Exploring How Agentic and Antagonistic Narcissism Affects Scene Recognition


  • Brieanna Soderquist MacEwan University


People have the ability to rapidly recognize visual scenes, even when they cannot recognize individual objects within the scene itself. This is supported by global properties of the scene (e.g., scene background) rather than the objects within the scene (e.g., fine grained details). However, the information an individual remembers and attends to within a scene (e.g., people vs. objects) may differ based on their narcissistic tendencies. Previous research has shown that grandiose narcissists have an analytic perceptual style, such that they are better at disembedding visual information from its context than non-narcissists. Here, we focused on agentic narcissists (i.e., those who use self-promoting strategies to obtain social admiration) and antagonistic narcissists (i.e., those who use self-protection strategies to prevent social failure) ability to remember information in scenes. In Study 1, we examined whether agentic and antagonistic narcissists have a better memory for indoor scenes (with or without people) compared to their non-narcissistic counterparts. In Study 2, we investigated narcissists' ability to remember details from scenes (i.e., background objects vs. foreground objects; people vs. objects). Participants completed a basic recognition memory paradigm for the scenes itself (Study 1) or specific details within the scene (Study 2). Individuals high in narcissistic admiration better remembered scenes containing people and exhibited a preference for objects located in the foreground compared to those low in narcissistic admiration. These findings were unrelated to narcissists’ analytic perceptual style, however. This research helps identify how narcissists perceive and organize information in their environment and how it differs from their less narcissistic counterparts.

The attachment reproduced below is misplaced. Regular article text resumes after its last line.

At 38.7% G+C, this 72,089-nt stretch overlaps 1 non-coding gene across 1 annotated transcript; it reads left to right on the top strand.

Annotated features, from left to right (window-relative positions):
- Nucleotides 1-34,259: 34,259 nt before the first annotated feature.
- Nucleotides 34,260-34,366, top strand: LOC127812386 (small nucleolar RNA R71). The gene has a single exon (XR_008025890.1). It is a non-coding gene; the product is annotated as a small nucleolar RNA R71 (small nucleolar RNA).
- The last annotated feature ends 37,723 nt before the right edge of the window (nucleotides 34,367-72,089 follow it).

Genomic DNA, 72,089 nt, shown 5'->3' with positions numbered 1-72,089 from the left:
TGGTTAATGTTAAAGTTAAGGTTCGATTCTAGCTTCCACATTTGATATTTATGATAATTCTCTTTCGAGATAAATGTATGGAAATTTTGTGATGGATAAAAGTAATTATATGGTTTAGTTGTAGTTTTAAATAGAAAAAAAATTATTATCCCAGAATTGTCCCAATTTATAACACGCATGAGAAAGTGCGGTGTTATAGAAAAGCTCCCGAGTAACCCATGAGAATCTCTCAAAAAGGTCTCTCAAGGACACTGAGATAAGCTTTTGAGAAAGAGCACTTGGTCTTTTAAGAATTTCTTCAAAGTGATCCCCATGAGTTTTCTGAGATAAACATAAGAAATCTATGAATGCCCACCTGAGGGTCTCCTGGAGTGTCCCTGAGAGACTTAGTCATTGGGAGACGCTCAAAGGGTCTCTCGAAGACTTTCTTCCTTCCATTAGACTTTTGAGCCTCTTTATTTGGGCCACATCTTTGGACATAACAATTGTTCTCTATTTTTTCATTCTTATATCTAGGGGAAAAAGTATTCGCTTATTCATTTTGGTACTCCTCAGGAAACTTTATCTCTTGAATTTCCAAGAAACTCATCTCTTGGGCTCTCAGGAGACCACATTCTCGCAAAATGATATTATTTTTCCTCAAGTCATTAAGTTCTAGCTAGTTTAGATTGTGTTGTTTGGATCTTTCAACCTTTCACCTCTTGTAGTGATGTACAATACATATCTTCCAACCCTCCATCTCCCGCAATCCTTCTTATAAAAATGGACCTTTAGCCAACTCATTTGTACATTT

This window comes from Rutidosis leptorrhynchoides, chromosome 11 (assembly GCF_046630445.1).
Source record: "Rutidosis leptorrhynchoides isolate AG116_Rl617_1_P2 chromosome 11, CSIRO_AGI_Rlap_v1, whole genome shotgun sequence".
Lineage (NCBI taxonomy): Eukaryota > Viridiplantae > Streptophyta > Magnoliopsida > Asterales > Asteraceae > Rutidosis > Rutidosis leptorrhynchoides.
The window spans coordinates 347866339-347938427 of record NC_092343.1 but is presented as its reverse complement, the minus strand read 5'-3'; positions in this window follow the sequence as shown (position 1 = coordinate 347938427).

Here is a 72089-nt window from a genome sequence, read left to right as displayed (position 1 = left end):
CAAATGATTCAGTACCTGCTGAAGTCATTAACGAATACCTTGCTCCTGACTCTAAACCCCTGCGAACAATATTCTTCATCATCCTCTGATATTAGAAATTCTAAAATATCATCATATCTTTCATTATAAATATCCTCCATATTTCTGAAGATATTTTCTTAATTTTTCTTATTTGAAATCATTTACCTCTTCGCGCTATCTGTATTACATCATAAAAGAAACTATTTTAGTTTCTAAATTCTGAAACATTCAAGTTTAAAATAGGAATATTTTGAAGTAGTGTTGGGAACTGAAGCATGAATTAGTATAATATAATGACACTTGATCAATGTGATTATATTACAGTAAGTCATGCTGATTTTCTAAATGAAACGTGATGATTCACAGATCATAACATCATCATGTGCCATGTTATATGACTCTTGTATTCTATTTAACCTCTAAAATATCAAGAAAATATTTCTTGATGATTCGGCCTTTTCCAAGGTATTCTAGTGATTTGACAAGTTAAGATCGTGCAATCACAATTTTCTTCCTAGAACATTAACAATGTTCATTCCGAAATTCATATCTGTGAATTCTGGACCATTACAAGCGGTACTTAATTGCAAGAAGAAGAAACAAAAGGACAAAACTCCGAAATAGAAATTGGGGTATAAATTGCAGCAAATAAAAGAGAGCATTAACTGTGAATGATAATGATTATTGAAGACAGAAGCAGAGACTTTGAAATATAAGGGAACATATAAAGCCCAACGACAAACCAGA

Department: Psychology

Faculty Mentor: Dr. Miranda Giacomin